PMID: 17868435 [PubMed - as supplied by publisher]


Int Psychogeriatr. 2007 Apr;19(2):295-305. Epub 2006 Oct 23.Links
Food group intake and brain lesions in late-life vascular depression.
Payne ME, Haines PS, Chambless LE, Anderson JJ, Steffens DC.
Department of Psychiatry and Behavioral Sciences, Duke University Medical Center, USA. Denne e-postadressen er beskyttet mot programmer som samler e-postadresser. Du må aktivere javaskript for å kunne se den.

BACKGROUND: Studies indicate that diet may be related to the occurrence of brain lesions. The cross-sectional association between food intake and brain lesion volumes in late-life depression was examined in a cohort of elderly individuals with current or prior depression. METHODS: Food intake was assessed in 54 elderly vascular depression subjects (vascular depression defined by presence of hyperintensities on brain MRI) using a Block 1998 food frequency questionnaire. Food and kilocalorie intake were determined. Brain lesion volumes were calculated from MRI. Subjects were aged 60 or over and were participants in a longitudinal study of major depression. All subjects received psychiatric assessment and treatment, and medical comorbidity assessments. RESULTS: High-fat dairy and whole grains were significantly positively correlated with brain lesion volume, while other food groups were not significantly associated with lesion volume. In multivariable analyses, controlling for age, sex, hypertension, diabetes and total kilocalories, the positive association with lesion volume remained significant for both high-fat dairy and whole grains. CONCLUSIONS: High fat dairy and whole grain consumption may be associated with brain lesions in elderly subjects with depression.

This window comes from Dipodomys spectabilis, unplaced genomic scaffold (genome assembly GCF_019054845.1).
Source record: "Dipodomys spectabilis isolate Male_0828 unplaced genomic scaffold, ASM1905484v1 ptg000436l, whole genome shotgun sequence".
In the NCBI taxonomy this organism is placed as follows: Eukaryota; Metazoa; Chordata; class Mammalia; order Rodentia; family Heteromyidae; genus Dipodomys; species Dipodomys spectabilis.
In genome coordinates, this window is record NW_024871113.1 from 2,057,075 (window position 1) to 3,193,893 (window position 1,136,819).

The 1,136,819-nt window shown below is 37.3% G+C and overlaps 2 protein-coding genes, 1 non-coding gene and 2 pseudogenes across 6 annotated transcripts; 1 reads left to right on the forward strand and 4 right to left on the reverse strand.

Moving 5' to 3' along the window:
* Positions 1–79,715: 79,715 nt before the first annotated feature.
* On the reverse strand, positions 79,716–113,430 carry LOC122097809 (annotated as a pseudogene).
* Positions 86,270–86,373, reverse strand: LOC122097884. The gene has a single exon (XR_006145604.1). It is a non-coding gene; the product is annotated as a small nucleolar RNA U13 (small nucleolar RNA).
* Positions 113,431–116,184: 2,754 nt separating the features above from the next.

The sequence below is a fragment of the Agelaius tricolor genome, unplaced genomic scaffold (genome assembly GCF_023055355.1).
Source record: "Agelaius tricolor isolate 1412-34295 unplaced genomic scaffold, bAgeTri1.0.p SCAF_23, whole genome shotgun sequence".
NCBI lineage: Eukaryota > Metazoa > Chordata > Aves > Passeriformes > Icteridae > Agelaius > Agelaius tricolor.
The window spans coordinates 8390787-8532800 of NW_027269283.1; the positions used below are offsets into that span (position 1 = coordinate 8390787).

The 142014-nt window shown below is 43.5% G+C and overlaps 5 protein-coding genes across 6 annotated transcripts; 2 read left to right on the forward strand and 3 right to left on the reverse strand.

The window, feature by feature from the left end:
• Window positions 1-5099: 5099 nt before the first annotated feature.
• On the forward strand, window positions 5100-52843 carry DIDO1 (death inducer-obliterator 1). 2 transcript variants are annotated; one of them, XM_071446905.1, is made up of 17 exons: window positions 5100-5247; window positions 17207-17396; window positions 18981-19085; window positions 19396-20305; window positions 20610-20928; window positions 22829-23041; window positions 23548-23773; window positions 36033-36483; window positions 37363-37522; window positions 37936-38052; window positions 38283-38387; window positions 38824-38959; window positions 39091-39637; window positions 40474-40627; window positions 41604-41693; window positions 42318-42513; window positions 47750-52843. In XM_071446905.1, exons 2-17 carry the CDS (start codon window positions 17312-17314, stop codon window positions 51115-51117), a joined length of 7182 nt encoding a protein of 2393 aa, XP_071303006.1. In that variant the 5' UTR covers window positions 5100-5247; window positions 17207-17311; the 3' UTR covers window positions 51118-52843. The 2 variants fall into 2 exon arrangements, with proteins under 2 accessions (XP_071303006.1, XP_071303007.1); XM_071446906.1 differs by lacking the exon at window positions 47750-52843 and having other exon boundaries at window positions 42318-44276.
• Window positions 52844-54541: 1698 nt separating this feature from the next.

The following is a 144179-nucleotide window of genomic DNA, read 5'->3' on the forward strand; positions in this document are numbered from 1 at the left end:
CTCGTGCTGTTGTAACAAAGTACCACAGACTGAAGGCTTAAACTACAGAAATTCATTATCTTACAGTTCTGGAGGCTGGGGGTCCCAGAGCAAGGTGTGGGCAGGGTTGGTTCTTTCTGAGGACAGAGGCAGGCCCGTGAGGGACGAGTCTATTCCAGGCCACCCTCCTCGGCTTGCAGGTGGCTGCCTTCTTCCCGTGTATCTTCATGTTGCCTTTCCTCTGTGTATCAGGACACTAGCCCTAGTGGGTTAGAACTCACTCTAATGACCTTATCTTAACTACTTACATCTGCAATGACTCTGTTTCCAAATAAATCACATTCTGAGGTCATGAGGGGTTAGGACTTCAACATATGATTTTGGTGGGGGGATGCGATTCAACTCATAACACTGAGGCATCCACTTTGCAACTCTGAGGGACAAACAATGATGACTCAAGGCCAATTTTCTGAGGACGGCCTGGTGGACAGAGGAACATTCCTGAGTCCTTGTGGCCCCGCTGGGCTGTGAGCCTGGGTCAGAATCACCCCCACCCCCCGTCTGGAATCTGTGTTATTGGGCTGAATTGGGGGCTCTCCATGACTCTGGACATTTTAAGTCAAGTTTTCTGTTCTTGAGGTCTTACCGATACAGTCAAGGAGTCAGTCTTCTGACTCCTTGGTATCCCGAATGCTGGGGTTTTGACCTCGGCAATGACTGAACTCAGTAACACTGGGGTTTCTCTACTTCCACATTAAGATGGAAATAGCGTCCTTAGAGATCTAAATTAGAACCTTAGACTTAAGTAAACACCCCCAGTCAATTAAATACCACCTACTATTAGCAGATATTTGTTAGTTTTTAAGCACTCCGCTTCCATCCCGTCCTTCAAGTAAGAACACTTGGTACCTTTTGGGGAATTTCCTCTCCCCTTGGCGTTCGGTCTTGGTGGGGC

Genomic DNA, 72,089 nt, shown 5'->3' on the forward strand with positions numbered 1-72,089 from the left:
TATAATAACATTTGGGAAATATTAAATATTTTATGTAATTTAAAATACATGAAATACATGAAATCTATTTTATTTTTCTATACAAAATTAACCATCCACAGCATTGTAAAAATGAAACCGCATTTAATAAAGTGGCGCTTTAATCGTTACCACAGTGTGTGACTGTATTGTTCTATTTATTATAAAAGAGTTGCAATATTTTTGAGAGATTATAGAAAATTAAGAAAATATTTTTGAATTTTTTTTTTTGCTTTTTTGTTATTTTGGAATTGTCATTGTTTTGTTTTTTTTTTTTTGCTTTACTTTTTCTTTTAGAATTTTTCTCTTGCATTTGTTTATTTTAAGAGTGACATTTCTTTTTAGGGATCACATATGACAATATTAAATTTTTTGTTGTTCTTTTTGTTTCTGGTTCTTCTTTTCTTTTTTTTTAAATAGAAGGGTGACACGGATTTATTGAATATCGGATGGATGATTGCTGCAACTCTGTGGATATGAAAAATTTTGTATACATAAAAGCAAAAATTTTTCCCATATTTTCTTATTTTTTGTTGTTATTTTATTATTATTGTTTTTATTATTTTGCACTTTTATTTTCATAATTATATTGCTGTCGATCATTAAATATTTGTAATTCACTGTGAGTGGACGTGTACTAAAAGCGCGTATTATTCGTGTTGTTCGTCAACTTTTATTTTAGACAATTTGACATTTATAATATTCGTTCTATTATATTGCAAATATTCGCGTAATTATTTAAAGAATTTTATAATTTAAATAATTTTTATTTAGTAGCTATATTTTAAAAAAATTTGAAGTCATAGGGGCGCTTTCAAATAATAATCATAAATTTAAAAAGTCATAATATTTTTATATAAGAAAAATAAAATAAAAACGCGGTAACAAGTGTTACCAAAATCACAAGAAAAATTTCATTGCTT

PMID: 17054820 [PubMed - in process]


BMC Psychiatry. 2005 Mar 17;5:14.
Gluten-free diet may alleviate depressive and behavioural symptoms in adolescents with coeliac disease: a prospective follow-up case-series study.
Pynnönen PA, Isometsä ET, Verkasalo MA, Kähkönen SA, Sipilä I, Savilahti E, Aalberg VA.
Hospital for Children and Adolescents, Helsinki University Central Hospital, Helsinki, Finland. Denne e-postadressen er beskyttet mot programmer som samler e-postadresser. Du må aktivere javaskript for å kunne se den.

BACKGROUND: Coeliac disease in adolescents has been associated with an increased prevalence of depressive and disruptive behavioural disorders, particularly in the phase before diet treatment. We studied the possible effects of a gluten-free diet on psychiatric symptoms, on hormonal status (prolactin, thyroidal function) and on large neutral amino acid serum concentrations in adolescents with coeliac disease commencing a gluten-free diet. METHODS: Nine adolescents with celiac disease, aged 12 to 16 years, were assessed using the semi-structured K-SADS-Present and Lifetime Diagnostic interview and several symptom scales. Seven of them were followed at 1 to 2, 3, and 6 months on a gluten-free diet. RESULTS: Adolescent coeliac disease patients with depression had significantly lower pre-diet tryptophan/ competing amino-acid (CAA) ratios and free tryptophan concentrations, and significantly higher biopsy morning prolactin levels compared to those without depression. A significant decrease in psychiatric symptoms was found at 3 months on a gluten-free diet compared to patients' baseline condition, coinciding with significantly decreased coeliac disease activity and prolactin levels and with a significant increase in serum concentrations of CAAs. CONCLUSION: Although our results of the amino acid analysis and prolactin levels in adolescents are only preliminary, they give support to previous findings on patients with coeliac disease, suggesting that serotonergic dysfunction due to impaired availability of tryptophan may play a role in vulnerability to depressive and behavioural disorders also among adolescents with untreated coeliac disease.